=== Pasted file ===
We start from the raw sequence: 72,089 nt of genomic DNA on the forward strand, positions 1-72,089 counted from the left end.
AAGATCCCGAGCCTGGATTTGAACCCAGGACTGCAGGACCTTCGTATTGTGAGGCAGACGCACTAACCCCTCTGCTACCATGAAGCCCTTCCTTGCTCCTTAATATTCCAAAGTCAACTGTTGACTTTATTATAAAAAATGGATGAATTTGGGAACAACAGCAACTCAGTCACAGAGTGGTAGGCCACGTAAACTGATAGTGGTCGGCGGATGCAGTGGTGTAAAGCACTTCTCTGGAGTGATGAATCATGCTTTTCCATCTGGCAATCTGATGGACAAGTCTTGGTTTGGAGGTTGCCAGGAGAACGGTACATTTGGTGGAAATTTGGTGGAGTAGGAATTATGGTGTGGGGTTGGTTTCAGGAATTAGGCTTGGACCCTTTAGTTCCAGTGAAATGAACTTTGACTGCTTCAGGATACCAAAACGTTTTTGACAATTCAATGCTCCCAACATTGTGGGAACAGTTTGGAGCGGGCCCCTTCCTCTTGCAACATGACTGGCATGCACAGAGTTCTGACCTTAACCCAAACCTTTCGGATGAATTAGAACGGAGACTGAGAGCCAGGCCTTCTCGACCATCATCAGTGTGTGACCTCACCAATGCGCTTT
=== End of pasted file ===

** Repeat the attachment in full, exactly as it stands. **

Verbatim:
We start from the raw sequence: 72,089 nt of genomic DNA on the forward strand, positions 1-72,089 counted from the left end.
AAGATCCCGAGCCTGGATTTGAACCCAGGACTGCAGGACCTTCGTATTGTGAGGCAGACGCACTAACCCCTCTGCTACCATGAAGCCCTTCCTTGCTCCTTAATATTCCAAAGTCAACTGTTGACTTTATTATAAAAAATGGATGAATTTGGGAACAACAGCAACTCAGTCACAGAGTGGTAGGCCACGTAAACTGATAGTGGTCGGCGGATGCAGTGGTGTAAAGCACTTCTCTGGAGTGATGAATCATGCTTTTCCATCTGGCAATCTGATGGACAAGTCTTGGTTTGGAGGTTGCCAGGAGAACGGTACATTTGGTGGAAATTTGGTGGAGTAGGAATTATGGTGTGGGGTTGGTTTCAGGAATTAGGCTTGGACCCTTTAGTTCCAGTGAAATGAACTTTGACTGCTTCAGGATACCAAAACGTTTTTGACAATTCAATGCTCCCAACATTGTGGGAACAGTTTGGAGCGGGCCCCTTCCTCTTGCAACATGACTGGCATGCACAGAGTTCTGACCTTAACCCAAACCTTTCGGATGAATTAGAACGGAGACTGAGAGCCAGGCCTTCTCGACCATCATCAGTGTGTGACCTCACCAATGCGCTTT